The result of that appointment was basically, “We should just wait until the tumor comes back, enroll her in a clinical trial, and we’ll go from there.” All the things we asked about – “I don’t think we should, it hasn’t been shown to help.” We were pretty crushed. We’d hoped there was something that we might do. But, nothing. Technically speaking, we’ve added Flintstone’s vitamins to Alice’s diet, if you want to count them as something. But that’s it. She’s on no meds otherwise, and for reasons I won’t take time to explain or defend here, her diet is basically what she loves – oatmeal, pizza, “stick,” (steak) “crispus chicken” (chicken fingers), “eggs like a ball,” (boiled eggs – she only eats the whites, the yolks “are for you Daddy”), “cheese circles” (quesadillas, but only the ones Shell makes, definitely NOT the ones from Taco Bell), and she’s recently discovered what I’ve known for a long time – the joy of Dorito’s. Oddly, after 3 years, Cheerio’s are off her menu. Won’t touch them. So weird.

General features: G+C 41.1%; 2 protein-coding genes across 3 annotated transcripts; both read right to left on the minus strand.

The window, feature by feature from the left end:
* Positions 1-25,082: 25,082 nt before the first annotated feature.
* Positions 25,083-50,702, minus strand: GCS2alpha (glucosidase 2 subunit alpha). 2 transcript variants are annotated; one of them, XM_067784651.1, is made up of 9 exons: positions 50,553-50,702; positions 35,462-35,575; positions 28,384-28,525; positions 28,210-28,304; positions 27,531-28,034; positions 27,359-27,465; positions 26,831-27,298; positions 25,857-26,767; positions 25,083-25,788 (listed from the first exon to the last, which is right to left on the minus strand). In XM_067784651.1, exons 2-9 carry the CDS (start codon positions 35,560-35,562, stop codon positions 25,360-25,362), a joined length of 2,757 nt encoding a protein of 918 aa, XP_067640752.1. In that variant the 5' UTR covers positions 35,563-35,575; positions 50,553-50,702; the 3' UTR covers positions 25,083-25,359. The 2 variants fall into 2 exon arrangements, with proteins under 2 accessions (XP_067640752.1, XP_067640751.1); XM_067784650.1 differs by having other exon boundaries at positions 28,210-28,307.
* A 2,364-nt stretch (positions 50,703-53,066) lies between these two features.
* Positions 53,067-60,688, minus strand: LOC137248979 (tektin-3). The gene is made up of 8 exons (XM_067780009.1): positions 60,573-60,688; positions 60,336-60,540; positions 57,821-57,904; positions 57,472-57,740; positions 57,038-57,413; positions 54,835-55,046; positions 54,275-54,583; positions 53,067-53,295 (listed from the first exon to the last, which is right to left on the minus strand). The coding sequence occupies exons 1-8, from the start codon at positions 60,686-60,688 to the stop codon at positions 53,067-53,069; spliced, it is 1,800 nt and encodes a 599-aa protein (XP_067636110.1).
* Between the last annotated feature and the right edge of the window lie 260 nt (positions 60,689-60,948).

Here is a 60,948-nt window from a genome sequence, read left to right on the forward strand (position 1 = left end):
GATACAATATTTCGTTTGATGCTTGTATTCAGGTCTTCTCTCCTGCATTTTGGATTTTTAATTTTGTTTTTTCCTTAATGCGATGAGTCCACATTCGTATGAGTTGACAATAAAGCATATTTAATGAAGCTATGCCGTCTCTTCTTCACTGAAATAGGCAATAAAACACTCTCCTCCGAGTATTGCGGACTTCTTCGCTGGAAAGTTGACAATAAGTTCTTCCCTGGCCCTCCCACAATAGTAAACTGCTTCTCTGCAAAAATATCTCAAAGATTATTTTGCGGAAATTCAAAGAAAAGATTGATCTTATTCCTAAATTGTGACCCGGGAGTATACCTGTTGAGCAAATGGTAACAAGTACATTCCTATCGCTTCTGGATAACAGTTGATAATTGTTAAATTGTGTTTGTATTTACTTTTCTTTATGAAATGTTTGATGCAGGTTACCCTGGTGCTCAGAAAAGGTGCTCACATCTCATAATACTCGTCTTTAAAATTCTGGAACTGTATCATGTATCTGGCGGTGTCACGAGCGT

It’s hard to do nothing. We trust our doctor; we have to trust someone, and he and his team are far more aware of both the problems and the solutions than we are. They’re on top of it.

But still… it’s hard to do nothing. It’s hard because “nothing” seems like giving up, it seems like resigning Alice to the mercy of a merciless disease. It always seems better to do “something” than “nothing.” Something feels hopeful, it feels like you’re fighting forward, it feels useful. Nothing is just dumb. Who does nothing, when you could do something?

After three weeks of doing nothing, realizing how incredibly fast time is marching on, we decided to contact another pediatric oncologist at another children’s hospital who has treated other DIPG kids, just to get her thoughts. Maybe she’d have a “something” for us to do.

We sat down with Dr. Ann on Thursday. She’s a diminutive lady with gray hair, bright eyes and a friendly, intelligent smile. She reviewed Alice’s most recent appointment reports, took a look at her MRI scans, and said “Tell my why you’re here.” I said, “It’s hard to do nothing, we just want to ask you if there’s something we can do.”

“…in all the land there were no women so beautiful as Jo[e]’s daughters…” Job 42:15